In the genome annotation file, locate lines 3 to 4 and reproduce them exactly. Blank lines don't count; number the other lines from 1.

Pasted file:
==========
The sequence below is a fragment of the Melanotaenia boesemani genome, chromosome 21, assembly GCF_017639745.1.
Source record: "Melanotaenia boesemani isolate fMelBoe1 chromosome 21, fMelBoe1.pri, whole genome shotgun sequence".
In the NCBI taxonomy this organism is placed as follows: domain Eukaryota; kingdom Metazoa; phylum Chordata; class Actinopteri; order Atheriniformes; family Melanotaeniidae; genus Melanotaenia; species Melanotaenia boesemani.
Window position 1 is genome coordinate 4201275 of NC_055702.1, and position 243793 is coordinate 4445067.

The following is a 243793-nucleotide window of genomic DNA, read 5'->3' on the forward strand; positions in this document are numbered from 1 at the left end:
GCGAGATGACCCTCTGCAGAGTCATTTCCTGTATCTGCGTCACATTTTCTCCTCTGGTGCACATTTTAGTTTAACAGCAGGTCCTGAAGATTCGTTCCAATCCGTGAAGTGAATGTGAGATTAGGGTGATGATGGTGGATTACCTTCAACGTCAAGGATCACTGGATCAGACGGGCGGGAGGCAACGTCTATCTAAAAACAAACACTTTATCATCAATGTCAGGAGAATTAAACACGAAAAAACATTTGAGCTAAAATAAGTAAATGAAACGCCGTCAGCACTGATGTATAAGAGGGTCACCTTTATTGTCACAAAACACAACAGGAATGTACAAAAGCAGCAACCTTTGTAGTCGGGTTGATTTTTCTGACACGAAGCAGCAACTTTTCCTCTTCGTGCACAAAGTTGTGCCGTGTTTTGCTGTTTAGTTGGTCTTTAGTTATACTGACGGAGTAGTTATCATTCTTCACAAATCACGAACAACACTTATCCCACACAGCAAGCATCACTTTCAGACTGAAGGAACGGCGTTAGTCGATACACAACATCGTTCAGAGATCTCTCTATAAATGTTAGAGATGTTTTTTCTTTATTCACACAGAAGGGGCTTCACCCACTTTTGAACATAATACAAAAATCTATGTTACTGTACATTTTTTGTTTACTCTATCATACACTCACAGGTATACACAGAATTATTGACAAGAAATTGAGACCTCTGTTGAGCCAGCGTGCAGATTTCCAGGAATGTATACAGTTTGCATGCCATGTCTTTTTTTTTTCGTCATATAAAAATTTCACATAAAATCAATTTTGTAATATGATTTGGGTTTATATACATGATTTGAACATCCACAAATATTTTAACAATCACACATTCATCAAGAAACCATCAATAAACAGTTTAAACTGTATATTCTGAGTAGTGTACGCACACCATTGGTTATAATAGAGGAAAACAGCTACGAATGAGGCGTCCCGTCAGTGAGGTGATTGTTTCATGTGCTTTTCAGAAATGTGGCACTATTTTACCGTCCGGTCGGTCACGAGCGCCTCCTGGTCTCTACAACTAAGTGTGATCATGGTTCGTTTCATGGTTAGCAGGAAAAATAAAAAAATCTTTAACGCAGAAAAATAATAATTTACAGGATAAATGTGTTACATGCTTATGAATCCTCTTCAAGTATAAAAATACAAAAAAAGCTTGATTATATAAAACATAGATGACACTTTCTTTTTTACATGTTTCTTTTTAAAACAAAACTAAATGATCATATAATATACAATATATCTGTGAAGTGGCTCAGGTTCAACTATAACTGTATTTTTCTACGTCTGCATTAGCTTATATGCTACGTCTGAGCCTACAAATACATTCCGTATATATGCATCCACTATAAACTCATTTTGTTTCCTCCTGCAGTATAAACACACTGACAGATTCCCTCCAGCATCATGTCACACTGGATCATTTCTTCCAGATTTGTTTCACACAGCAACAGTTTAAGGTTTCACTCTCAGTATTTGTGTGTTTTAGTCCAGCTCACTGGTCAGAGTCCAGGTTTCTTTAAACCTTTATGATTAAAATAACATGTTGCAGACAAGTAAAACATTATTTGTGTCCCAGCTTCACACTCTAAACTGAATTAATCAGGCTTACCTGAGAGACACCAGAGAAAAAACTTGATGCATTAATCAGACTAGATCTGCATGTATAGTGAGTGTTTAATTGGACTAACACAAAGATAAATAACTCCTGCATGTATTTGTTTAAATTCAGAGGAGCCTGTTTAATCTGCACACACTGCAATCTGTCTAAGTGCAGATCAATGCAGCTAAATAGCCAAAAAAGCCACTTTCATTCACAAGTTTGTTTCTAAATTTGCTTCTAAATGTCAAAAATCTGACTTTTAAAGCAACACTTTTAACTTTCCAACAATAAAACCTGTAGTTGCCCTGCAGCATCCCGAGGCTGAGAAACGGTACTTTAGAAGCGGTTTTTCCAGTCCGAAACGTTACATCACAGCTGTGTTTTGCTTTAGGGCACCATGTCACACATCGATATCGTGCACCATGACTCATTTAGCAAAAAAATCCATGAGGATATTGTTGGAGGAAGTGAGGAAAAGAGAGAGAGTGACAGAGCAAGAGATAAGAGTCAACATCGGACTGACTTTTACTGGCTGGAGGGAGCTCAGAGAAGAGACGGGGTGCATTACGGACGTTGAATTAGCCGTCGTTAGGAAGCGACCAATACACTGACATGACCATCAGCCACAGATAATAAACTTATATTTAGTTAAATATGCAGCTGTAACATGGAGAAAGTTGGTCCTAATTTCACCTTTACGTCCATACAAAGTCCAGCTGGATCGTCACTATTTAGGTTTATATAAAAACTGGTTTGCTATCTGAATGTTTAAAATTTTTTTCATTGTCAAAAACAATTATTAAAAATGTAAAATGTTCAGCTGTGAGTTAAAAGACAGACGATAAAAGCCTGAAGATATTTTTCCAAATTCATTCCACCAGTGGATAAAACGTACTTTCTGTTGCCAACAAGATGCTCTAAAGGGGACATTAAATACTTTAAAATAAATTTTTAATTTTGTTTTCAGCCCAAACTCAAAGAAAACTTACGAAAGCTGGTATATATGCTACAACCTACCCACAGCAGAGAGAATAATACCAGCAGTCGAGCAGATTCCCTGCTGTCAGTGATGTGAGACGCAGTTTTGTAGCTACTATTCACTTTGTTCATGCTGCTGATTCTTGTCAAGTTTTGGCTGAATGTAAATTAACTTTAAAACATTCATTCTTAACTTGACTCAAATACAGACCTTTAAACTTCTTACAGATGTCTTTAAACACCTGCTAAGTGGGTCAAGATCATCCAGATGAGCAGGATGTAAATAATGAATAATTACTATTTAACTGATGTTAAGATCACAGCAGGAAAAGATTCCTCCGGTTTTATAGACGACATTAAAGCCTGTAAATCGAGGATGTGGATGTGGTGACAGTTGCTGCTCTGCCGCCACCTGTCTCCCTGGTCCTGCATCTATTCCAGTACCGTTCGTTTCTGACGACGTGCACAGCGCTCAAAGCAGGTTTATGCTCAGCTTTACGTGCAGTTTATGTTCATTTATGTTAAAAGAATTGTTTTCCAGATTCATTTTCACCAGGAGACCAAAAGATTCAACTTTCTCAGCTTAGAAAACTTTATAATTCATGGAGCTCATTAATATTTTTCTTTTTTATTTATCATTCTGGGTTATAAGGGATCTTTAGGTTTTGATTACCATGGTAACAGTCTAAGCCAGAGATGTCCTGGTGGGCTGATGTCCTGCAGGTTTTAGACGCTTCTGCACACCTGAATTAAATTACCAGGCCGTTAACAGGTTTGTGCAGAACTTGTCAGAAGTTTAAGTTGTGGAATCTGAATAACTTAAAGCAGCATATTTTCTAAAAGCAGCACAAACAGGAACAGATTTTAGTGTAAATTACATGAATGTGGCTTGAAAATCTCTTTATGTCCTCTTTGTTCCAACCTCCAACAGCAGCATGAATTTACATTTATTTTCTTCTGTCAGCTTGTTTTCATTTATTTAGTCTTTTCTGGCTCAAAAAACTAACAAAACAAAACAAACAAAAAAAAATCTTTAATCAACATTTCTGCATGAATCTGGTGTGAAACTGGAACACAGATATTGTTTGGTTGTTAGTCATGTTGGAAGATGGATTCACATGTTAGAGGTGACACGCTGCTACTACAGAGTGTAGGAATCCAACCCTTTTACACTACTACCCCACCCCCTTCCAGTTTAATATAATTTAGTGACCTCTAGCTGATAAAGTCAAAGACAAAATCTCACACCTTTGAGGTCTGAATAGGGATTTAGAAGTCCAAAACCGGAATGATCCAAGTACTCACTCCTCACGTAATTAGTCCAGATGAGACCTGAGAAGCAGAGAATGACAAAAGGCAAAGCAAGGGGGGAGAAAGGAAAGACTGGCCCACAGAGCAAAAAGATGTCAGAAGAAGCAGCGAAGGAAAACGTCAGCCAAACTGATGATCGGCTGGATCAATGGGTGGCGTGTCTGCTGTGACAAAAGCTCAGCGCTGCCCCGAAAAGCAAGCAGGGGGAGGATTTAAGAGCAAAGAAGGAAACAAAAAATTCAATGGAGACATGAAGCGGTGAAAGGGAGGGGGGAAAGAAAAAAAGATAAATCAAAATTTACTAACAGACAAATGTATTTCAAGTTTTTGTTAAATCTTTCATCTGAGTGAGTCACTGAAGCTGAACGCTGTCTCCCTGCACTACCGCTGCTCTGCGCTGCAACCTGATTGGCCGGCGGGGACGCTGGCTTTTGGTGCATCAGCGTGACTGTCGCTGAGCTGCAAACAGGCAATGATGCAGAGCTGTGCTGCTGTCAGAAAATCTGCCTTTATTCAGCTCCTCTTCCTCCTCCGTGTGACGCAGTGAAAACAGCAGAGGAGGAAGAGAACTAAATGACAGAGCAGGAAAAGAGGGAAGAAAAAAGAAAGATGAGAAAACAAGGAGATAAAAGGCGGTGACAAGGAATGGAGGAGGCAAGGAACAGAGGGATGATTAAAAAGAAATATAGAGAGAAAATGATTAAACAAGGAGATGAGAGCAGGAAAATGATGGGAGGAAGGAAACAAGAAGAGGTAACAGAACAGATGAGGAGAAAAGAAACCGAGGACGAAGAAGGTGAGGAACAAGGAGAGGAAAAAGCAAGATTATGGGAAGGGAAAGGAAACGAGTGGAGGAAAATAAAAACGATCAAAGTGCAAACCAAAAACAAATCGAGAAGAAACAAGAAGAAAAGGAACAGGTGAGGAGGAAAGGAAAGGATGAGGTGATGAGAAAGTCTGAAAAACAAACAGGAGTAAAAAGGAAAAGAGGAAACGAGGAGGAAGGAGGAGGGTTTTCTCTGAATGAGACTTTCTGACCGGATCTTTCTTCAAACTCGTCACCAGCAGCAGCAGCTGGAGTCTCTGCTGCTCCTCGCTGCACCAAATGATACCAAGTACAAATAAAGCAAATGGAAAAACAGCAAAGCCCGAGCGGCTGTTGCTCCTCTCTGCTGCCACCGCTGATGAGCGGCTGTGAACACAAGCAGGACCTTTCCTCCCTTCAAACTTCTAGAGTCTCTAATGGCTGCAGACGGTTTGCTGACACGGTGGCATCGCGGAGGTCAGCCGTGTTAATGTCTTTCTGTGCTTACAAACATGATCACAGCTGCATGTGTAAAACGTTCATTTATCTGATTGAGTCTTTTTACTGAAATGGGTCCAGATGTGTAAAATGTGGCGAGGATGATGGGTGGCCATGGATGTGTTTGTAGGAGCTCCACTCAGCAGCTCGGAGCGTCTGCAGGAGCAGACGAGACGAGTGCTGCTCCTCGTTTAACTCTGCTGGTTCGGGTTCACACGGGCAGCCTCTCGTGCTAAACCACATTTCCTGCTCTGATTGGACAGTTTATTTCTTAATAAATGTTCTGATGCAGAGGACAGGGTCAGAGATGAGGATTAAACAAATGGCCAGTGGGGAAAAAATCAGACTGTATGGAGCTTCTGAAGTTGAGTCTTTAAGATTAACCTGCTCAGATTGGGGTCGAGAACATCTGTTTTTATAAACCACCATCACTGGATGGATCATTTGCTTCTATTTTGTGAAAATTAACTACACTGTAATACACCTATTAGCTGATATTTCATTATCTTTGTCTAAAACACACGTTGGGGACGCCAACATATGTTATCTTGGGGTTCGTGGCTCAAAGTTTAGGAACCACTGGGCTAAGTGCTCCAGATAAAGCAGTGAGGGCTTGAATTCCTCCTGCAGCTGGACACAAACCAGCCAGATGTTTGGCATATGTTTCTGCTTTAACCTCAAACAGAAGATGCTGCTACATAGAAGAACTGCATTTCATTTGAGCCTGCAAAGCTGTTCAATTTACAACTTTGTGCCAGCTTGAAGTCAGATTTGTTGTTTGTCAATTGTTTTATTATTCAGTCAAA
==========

In the NCBI taxonomy this organism is placed as follows: domain Eukaryota; kingdom Metazoa; phylum Chordata; class Actinopteri; order Atheriniformes; family Melanotaeniidae; genus Melanotaenia; species Melanotaenia boesemani.
Window position 1 is genome coordinate 4201275 of NC_055702.1, and position 243793 is coordinate 4445067.